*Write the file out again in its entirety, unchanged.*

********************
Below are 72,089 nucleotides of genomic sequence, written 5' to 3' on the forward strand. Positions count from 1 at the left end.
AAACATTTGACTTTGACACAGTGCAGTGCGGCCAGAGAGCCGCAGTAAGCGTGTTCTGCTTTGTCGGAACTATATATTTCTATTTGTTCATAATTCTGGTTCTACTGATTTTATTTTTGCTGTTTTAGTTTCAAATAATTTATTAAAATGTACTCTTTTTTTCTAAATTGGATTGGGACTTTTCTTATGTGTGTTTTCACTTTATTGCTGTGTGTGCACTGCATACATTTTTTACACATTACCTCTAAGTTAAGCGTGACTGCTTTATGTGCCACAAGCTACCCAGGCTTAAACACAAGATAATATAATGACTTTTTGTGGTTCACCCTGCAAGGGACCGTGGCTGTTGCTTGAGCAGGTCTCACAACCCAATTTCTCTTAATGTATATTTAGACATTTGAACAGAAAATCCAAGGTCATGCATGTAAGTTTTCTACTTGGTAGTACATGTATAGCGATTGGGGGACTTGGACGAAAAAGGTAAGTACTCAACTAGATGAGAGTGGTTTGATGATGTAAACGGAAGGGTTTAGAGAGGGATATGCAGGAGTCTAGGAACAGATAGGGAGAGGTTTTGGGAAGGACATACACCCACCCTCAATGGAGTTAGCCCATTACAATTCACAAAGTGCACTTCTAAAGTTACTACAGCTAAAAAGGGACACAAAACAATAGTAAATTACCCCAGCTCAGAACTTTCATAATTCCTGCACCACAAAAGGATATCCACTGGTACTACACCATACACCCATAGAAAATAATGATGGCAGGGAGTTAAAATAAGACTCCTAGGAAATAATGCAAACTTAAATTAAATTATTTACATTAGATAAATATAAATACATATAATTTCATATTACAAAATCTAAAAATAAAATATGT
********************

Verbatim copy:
Below are 72,089 nucleotides of genomic sequence, written 5' to 3' on the forward strand. Positions count from 1 at the left end.
AAACATTTGACTTTGACACAGTGCAGTGCGGCCAGAGAGCCGCAGTAAGCGTGTTCTGCTTTGTCGGAACTATATATTTCTATTTGTTCATAATTCTGGTTCTACTGATTTTATTTTTGCTGTTTTAGTTTCAAATAATTTATTAAAATGTACTCTTTTTTTCTAAATTGGATTGGGACTTTTCTTATGTGTGTTTTCACTTTATTGCTGTGTGTGCACTGCATACATTTTTTACACATTACCTCTAAGTTAAGCGTGACTGCTTTATGTGCCACAAGCTACCCAGGCTTAAACACAAGATAATATAATGACTTTTTGTGGTTCACCCTGCAAGGGACCGTGGCTGTTGCTTGAGCAGGTCTCACAACCCAATTTCTCTTAATGTATATTTAGACATTTGAACAGAAAATCCAAGGTCATGCATGTAAGTTTTCTACTTGGTAGTACATGTATAGCGATTGGGGGACTTGGACGAAAAAGGTAAGTACTCAACTAGATGAGAGTGGTTTGATGATGTAAACGGAAGGGTTTAGAGAGGGATATGCAGGAGTCTAGGAACAGATAGGGAGAGGTTTTGGGAAGGACATACACCCACCCTCAATGGAGTTAGCCCATTACAATTCACAAAGTGCACTTCTAAAGTTACTACAGCTAAAAAGGGACACAAAACAATAGTAAATTACCCCAGCTCAGAACTTTCATAATTCCTGCACCACAAAAGGATATCCACTGGTACTACACCATACACCCATAGAAAATAATGATGGCAGGGAGTTAAAATAAGACTCCTAGGAAATAATGCAAACTTAAATTAAATTATTTACATTAGATAAATATAAATACATATAATTTCATATTACAAAATCTAAAAATAAAATATGT